How Using LinkedIn and Other Social Platforms Helps Content Marketing Succeed

How Using LinkedIn Helps Content Marketing Succeed

Using LinkedIn and other social media channels as a distribution strategy is a new approach marketers are using to take their campaigns beyond the creation of relatable, click-worthy content. According to MarketingProfs’ 2015 B2B Content Marketing Benchmarks, Budgets, and Trends for North America study, 94 percent of B2B marketers use LinkedIn to distribute their content. Twitter and Facebook followed with 88 percent and 84 percent, respectively. The least-used social media platforms were Flickr, Tumblr, and Vine, which less than 20 percent of B2B marketers used.

LinkedIn, which boasts more than 250 million active users, is also reportedly the most effective social media platform in terms of content creation and distribution. The report shows that 63 percent of marketers voted LinkedIn’s effectiveness as a 4 or 5 on a 5-point scale, with 5 representing “very effective.” Word of LinkedIn’s recent acquisition of Bizo, a marketing platform for B2B marketers, and changes to its own sales tools may have contributed to the increase of marketers that are using LinkedIn as a content distribution network.

Up to 86 percent of B2B marketers are using content marketing as a strategy; in fact, MarketingProfs now defines it as a formal business discipline that is able to garner profitable customer action. The majority of respondents are creating more content than they did one year ago, and many are tapping the distributive power of social and strategizing how to get their content out.

Intel’s digital technology publication, iQ, is a recent example of this—it harnesses the power of social and statistical analysis to distribute and promote stories more efficiently, which in turn stretches Intel’s content marketing ad spend through branded content.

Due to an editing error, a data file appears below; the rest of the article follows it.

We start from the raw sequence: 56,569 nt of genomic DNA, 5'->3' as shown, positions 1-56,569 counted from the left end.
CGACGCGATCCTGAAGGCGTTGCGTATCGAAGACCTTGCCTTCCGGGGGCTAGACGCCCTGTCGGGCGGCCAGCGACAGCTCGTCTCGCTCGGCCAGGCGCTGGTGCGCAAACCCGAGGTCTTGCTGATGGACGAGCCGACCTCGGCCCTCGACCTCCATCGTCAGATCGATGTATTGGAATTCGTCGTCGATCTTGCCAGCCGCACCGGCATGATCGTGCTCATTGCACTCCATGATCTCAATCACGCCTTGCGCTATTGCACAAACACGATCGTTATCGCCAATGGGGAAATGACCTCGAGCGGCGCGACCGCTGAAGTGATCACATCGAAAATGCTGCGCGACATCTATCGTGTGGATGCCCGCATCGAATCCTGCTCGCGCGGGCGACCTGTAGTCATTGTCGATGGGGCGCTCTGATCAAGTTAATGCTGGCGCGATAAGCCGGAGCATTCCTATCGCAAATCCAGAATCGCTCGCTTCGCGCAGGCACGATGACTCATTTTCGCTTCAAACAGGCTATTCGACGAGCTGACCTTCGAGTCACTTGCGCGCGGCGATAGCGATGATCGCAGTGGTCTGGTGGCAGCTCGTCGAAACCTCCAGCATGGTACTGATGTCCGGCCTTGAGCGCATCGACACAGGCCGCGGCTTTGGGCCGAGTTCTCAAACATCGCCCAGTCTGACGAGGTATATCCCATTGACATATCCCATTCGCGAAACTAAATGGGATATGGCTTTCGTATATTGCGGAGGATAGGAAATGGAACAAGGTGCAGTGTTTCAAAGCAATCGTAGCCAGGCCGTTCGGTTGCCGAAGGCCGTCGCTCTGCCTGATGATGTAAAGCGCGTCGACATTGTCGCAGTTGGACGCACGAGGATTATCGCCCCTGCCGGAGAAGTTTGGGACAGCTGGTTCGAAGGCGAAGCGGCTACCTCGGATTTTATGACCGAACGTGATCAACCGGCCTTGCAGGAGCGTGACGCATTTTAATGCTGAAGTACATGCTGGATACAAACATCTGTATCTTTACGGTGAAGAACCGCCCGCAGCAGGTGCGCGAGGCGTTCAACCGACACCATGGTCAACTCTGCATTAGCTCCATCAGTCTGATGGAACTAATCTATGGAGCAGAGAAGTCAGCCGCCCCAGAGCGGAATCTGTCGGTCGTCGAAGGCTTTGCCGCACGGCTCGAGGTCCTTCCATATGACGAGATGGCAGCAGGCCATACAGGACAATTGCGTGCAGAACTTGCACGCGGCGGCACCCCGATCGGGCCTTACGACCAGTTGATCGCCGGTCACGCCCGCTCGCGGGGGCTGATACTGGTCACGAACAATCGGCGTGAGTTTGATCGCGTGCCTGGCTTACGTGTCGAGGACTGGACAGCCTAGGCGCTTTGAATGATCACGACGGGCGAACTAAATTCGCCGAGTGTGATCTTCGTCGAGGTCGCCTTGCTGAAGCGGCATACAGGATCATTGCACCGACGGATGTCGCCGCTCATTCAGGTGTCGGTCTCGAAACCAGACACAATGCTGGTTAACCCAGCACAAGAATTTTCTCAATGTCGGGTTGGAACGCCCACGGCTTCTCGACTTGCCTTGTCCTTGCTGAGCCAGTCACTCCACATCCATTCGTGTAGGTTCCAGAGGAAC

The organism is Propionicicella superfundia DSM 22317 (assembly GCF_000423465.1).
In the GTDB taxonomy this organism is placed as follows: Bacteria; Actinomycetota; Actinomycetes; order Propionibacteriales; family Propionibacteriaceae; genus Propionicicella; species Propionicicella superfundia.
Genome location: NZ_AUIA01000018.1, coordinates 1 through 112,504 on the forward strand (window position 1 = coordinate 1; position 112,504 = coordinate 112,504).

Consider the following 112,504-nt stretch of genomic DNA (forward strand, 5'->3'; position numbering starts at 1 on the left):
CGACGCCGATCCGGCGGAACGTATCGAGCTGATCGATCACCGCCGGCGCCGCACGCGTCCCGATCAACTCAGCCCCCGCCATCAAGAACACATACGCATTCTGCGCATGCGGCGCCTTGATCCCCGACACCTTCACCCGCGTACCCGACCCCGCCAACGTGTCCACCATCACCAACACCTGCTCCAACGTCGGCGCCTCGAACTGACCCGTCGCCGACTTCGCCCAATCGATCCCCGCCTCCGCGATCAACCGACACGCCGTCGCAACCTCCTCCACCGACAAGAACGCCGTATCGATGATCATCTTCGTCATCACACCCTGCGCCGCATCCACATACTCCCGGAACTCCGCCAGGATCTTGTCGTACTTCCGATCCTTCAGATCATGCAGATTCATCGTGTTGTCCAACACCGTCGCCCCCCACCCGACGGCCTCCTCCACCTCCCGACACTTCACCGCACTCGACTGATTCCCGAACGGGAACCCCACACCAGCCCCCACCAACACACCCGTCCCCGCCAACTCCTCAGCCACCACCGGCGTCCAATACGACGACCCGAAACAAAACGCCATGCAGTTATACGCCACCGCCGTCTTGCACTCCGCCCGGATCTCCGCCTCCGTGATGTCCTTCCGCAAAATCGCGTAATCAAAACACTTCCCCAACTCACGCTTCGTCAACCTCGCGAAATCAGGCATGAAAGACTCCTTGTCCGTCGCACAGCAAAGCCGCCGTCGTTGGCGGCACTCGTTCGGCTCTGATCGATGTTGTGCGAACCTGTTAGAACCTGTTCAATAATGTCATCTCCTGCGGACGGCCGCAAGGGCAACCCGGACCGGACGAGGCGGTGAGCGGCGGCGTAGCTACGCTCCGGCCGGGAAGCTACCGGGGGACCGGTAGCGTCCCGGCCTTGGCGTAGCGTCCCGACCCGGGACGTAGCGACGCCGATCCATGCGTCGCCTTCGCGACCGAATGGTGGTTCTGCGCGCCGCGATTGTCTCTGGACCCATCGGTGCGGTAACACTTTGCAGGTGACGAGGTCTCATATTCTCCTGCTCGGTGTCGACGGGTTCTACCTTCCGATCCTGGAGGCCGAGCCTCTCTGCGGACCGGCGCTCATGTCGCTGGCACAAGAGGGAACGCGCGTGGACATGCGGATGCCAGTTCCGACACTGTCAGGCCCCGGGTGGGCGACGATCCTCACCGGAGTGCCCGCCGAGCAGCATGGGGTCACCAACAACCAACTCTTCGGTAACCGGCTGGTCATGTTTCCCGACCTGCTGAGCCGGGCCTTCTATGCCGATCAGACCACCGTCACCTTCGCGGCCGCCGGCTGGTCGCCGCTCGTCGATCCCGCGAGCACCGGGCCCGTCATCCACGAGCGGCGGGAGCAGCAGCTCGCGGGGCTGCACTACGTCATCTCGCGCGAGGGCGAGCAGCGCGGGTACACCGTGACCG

In January 2014, Intel partnered with tech and design publication PSFK to produce 40 stories about wearable tech over 10 weeks. Reporting on the test, Digiday’s John McDermott wrote that each post published within the first two weeks would be promoted through Facebook, Twitter, and content recommendation widgets. Intel also tapped SimpleReach for real-time analytics regarding how Intel’s posts and referral traffic were performing.

Luke Kintigh, Intel’s global content and media strategist, says the test resulted in a 10/90 rule, with 10 percent of iQ’s posts generating 90 percent of the site’s traffic. It brought about a larger content strategy where Intel would publish stories without any initial spend and then promote only those that were gaining traction within hours of going live. Using this tactic, Intel has managed to double the amount of monthly uniques.

The proliferation of social media has gone beyond just sharing and liking, with marketers and publishers both taking hard looks at available channels and weaving social into their content and distribution strategies.

This article originally appeared on Skyword.